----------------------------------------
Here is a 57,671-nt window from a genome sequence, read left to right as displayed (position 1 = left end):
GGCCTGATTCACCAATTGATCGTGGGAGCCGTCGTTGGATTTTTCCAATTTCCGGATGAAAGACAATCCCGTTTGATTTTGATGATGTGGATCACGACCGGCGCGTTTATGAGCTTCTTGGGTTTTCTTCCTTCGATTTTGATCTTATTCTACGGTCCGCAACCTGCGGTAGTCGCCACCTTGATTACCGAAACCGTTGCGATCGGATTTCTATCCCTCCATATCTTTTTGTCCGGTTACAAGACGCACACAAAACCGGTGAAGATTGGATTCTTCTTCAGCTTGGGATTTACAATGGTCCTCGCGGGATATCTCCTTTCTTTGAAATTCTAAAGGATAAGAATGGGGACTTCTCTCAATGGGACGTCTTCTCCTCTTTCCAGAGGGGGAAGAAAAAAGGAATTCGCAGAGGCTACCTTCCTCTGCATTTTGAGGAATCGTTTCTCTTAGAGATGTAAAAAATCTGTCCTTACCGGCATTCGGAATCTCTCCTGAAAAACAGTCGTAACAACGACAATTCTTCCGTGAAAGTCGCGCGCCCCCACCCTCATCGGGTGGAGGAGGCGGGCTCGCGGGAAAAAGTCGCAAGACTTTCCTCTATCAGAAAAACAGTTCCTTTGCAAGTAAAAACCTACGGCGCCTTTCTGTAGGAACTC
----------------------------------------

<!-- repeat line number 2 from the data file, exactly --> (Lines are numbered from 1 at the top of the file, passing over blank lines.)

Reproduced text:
GGCCTGATTCACCAATTGATCGTGGGAGCCGTCGTTGGATTTTTCCAATTTCCGGATGAAAGACAATCCCGTTTGATTTTGATGATGTGGATCACGACCGGCGCGTTTATGAGCTTCTTGGGTTTTCTTCCTTCGATTTTGATCTTATTCTACGGTCCGCAACCTGCGGTAGTCGCCACCTTGATTACCGAAACCGTTGCGATCGGATTTCTATCCCTCCATATCTTTTTGTCCGGTTACAAGACGCACACAAAACCGGTGAAGATTGGATTCTTCTTCAGCTTGGGATTTACAATGGTCCTCGCGGGATATCTCCTTTCTTTGAAATTCTAAAGGATAAGAATGGGGACTTCTCTCAATGGGACGTCTTCTCCTCTTTCCAGAGGGGGAAGAAAAAAGGAATTCGCAGAGGCTACCTTCCTCTGCATTTTGAGGAATCGTTTCTCTTAGAGATGTAAAAAATCTGTCCTTACCGGCATTCGGAATCTCTCCTGAAAAACAGTCGTAACAACGACAATTCTTCCGTGAAAGTCGCGCGCCCCCACCCTCATCGGGTGGAGGAGGCGGGCTCGCGGGAAAAAGTCGCAAGACTTTCCTCTATCAGAAAAACAGTTCCTTTGCAAGTAAAAACCTACGGCGCCTTTCTGTAGGAACTC